Again, large dissipated power in a small volume requires a very efficient cooling design. In fact, the problem of cooling limits the PIC power rating to typically below 1.0 kW. Large numbers of PICs are available in the market for various applications as indicated in the figure.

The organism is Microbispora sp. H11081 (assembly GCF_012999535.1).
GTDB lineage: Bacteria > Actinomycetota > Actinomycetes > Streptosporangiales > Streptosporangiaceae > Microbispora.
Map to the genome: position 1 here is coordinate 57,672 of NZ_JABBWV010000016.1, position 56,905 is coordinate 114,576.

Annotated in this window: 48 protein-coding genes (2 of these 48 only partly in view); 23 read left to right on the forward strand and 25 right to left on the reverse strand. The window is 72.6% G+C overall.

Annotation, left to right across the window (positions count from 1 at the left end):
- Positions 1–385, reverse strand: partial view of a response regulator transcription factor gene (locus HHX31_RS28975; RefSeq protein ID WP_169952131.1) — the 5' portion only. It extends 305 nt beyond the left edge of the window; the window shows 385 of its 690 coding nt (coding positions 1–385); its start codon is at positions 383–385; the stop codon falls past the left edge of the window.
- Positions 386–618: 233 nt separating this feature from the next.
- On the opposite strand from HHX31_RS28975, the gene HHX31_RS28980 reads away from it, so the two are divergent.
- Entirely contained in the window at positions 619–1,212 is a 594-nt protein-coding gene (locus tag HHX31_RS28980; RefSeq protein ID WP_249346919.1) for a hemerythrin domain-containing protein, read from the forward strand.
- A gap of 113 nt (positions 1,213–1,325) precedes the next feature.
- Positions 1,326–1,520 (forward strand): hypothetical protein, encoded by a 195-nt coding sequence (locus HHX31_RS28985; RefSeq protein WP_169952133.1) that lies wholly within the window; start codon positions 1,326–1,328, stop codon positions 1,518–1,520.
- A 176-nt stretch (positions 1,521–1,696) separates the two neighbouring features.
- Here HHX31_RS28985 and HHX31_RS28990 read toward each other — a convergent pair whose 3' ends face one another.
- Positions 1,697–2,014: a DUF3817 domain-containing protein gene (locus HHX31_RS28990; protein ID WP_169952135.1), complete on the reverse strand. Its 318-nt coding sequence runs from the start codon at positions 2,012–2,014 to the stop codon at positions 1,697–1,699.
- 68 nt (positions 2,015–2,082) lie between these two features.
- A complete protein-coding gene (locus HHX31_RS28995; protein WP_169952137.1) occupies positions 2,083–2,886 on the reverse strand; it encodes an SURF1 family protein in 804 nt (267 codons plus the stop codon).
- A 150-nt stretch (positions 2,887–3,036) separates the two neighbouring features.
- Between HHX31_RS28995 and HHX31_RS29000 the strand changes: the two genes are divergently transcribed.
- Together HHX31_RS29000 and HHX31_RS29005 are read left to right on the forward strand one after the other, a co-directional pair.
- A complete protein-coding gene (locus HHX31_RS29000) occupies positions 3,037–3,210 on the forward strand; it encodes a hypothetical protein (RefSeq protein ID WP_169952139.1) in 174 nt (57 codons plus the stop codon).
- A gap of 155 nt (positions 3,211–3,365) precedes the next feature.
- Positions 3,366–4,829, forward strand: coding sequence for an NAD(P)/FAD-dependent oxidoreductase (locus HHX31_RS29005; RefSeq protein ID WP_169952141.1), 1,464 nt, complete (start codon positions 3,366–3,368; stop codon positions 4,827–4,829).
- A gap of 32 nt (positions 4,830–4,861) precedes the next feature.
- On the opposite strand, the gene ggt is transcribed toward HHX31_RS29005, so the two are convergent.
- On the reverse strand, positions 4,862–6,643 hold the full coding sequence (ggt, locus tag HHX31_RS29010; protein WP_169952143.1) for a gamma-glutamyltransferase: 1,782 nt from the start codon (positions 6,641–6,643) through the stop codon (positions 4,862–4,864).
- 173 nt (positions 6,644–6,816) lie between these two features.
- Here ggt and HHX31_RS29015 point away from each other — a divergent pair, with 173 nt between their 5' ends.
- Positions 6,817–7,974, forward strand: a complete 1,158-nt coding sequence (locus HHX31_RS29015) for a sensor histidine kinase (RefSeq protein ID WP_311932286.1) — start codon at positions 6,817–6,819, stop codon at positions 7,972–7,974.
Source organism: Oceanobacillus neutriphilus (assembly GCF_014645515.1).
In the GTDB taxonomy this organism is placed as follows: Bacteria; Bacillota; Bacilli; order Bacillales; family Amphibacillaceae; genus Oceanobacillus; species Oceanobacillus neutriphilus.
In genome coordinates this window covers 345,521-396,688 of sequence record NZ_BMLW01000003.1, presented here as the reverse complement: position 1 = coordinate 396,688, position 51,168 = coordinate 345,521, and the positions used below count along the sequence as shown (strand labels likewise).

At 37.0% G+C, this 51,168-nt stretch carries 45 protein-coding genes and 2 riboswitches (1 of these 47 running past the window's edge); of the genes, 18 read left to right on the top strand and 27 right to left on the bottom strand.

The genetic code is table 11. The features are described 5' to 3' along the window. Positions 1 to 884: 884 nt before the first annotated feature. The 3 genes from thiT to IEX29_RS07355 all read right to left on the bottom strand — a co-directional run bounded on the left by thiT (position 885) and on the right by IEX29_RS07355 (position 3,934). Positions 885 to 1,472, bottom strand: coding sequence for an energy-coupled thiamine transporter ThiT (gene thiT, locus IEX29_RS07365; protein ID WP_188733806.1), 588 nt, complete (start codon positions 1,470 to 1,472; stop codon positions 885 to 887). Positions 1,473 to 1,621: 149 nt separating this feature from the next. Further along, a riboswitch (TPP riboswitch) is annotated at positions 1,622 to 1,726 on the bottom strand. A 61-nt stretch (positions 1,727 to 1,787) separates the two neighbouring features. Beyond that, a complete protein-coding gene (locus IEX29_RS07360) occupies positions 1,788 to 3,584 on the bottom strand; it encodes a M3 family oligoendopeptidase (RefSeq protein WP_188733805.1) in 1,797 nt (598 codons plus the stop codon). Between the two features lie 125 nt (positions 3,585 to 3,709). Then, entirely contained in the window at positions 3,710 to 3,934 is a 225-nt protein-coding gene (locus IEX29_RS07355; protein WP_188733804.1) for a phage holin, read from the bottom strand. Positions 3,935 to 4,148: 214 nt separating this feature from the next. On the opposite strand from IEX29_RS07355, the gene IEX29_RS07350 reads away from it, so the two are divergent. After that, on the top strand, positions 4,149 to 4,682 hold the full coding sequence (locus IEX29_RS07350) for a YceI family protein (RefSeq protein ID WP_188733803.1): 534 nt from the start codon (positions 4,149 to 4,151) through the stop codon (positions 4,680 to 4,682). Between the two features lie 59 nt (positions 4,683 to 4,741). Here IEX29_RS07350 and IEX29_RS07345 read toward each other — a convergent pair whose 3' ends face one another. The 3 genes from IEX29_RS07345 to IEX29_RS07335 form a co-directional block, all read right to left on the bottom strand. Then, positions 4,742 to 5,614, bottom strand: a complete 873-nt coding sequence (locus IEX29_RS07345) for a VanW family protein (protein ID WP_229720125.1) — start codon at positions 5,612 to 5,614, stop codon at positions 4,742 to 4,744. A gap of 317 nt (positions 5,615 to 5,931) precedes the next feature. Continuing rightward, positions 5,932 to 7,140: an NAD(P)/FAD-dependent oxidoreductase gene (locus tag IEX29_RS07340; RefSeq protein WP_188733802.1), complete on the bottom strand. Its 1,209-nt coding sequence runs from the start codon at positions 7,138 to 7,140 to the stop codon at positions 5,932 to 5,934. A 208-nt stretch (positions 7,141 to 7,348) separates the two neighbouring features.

The figure illustrates the schematic of a commercial low-power PIC for a permanent magnet dc motor drive. A complementary (PMOS and NMOS) power MOSFET H-bridge converter with control and protection is integrated in a chip. The legs can be controlled independently, and the control logic is summarized in the truth table. However, the legs are connected in the figure for simple on–off switching with four-quadrant control. With the Q1–Q4 pair on, the motor runs in the forward direction, and with Q2–Q3 on, the direction is reverse. During direction reversal, the motor goes through dynamic braking when Q2–Q4 are shorted to dissipate the kinetic energy in the armature resistor. The direction and braking are controlled by the input logic signals shown in the figure. The PIC has over current (OC) and over temperature (OT) limit protections as shown. The current is sensed in the series resistance of each MOSFET as indicated. Because these parameters tend to exceed the safe limit, the gate drives are regulated internally to clamp them to the limit values. It is possible to control the speed of the motor in either direction (4-Q speed control) via PWM control of the legs independently according to the truth table. The PIC can also be used in solenoid driver, relay driver, and stepper motor control.